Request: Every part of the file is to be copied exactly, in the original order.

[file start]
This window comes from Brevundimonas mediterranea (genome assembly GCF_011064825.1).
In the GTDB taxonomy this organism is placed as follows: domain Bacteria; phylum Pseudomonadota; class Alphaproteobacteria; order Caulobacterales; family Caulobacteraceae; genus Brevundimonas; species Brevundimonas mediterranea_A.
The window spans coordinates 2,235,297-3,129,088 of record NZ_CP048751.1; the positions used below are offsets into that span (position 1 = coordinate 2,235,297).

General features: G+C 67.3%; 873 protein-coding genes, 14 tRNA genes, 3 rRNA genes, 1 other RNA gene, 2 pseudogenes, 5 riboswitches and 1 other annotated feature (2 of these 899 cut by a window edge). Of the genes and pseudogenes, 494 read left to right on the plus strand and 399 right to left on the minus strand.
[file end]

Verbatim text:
This window comes from Brevundimonas mediterranea (genome assembly GCF_011064825.1).
In the GTDB taxonomy this organism is placed as follows: domain Bacteria; phylum Pseudomonadota; class Alphaproteobacteria; order Caulobacterales; family Caulobacteraceae; genus Brevundimonas; species Brevundimonas mediterranea_A.
The window spans coordinates 2,235,297-3,129,088 of record NZ_CP048751.1; the positions used below are offsets into that span (position 1 = coordinate 2,235,297).

General features: G+C 67.3%; 873 protein-coding genes, 14 tRNA genes, 3 rRNA genes, 1 other RNA gene, 2 pseudogenes, 5 riboswitches and 1 other annotated feature (2 of these 899 cut by a window edge). Of the genes and pseudogenes, 494 read left to right on the plus strand and 399 right to left on the minus strand.